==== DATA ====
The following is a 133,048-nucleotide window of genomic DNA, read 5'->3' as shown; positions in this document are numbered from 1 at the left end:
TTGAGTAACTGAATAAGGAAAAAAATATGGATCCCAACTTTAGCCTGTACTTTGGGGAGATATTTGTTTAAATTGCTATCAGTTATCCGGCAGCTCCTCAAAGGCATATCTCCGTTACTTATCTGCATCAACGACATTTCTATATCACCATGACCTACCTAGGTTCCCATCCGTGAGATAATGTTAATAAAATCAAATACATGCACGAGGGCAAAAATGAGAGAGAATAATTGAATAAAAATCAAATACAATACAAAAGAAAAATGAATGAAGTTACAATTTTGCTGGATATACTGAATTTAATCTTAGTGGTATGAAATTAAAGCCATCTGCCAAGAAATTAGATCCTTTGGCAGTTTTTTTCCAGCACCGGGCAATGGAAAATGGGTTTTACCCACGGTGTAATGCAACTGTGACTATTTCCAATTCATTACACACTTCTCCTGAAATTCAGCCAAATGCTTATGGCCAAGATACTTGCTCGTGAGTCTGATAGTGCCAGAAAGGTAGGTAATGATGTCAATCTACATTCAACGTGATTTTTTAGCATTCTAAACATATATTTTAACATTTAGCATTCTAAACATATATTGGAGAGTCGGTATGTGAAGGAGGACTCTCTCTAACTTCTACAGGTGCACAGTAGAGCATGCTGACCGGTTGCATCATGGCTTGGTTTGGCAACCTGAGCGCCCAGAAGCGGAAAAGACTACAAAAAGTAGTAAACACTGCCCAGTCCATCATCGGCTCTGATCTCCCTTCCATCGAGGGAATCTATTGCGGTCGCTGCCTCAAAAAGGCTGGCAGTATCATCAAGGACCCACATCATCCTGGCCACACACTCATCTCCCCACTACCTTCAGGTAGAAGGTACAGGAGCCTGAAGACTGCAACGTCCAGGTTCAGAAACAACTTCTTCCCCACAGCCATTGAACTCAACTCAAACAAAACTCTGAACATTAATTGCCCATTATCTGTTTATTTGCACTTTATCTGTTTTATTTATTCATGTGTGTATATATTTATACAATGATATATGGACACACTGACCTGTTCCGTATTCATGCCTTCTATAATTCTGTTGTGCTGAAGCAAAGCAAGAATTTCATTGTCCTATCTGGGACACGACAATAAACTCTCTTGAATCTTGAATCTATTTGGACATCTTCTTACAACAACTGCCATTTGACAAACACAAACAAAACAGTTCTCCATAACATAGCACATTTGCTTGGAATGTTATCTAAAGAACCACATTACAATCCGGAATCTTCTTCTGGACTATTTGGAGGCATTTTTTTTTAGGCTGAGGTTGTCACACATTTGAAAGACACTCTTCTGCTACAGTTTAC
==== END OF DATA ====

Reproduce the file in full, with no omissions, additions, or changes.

The following is a 133,048-nucleotide window of genomic DNA, read 5'->3' as shown; positions in this document are numbered from 1 at the left end:
TTGAGTAACTGAATAAGGAAAAAAATATGGATCCCAACTTTAGCCTGTACTTTGGGGAGATATTTGTTTAAATTGCTATCAGTTATCCGGCAGCTCCTCAAAGGCATATCTCCGTTACTTATCTGCATCAACGACATTTCTATATCACCATGACCTACCTAGGTTCCCATCCGTGAGATAATGTTAATAAAATCAAATACATGCACGAGGGCAAAAATGAGAGAGAATAATTGAATAAAAATCAAATACAATACAAAAGAAAAATGAATGAAGTTACAATTTTGCTGGATATACTGAATTTAATCTTAGTGGTATGAAATTAAAGCCATCTGCCAAGAAATTAGATCCTTTGGCAGTTTTTTTCCAGCACCGGGCAATGGAAAATGGGTTTTACCCACGGTGTAATGCAACTGTGACTATTTCCAATTCATTACACACTTCTCCTGAAATTCAGCCAAATGCTTATGGCCAAGATACTTGCTCGTGAGTCTGATAGTGCCAGAAAGGTAGGTAATGATGTCAATCTACATTCAACGTGATTTTTTAGCATTCTAAACATATATTTTAACATTTAGCATTCTAAACATATATTGGAGAGTCGGTATGTGAAGGAGGACTCTCTCTAACTTCTACAGGTGCACAGTAGAGCATGCTGACCGGTTGCATCATGGCTTGGTTTGGCAACCTGAGCGCCCAGAAGCGGAAAAGACTACAAAAAGTAGTAAACACTGCCCAGTCCATCATCGGCTCTGATCTCCCTTCCATCGAGGGAATCTATTGCGGTCGCTGCCTCAAAAAGGCTGGCAGTATCATCAAGGACCCACATCATCCTGGCCACACACTCATCTCCCCACTACCTTCAGGTAGAAGGTACAGGAGCCTGAAGACTGCAACGTCCAGGTTCAGAAACAACTTCTTCCCCACAGCCATTGAACTCAACTCAAACAAAACTCTGAACATTAATTGCCCATTATCTGTTTATTTGCACTTTATCTGTTTTATTTATTCATGTGTGTATATATTTATACAATGATATATGGACACACTGACCTGTTCCGTATTCATGCCTTCTATAATTCTGTTGTGCTGAAGCAAAGCAAGAATTTCATTGTCCTATCTGGGACACGACAATAAACTCTCTTGAATCTTGAATCTATTTGGACATCTTCTTACAACAACTGCCATTTGACAAACACAAACAAAACAGTTCTCCATAACATAGCACATTTGCTTGGAATGTTATCTAAAGAACCACATTACAATCCGGAATCTTCTTCTGGACTATTTGGAGGCATTTTTTTTTAGGCTGAGGTTGTCACACATTTGAAAGACACTCTTCTGCTACAGTTTAC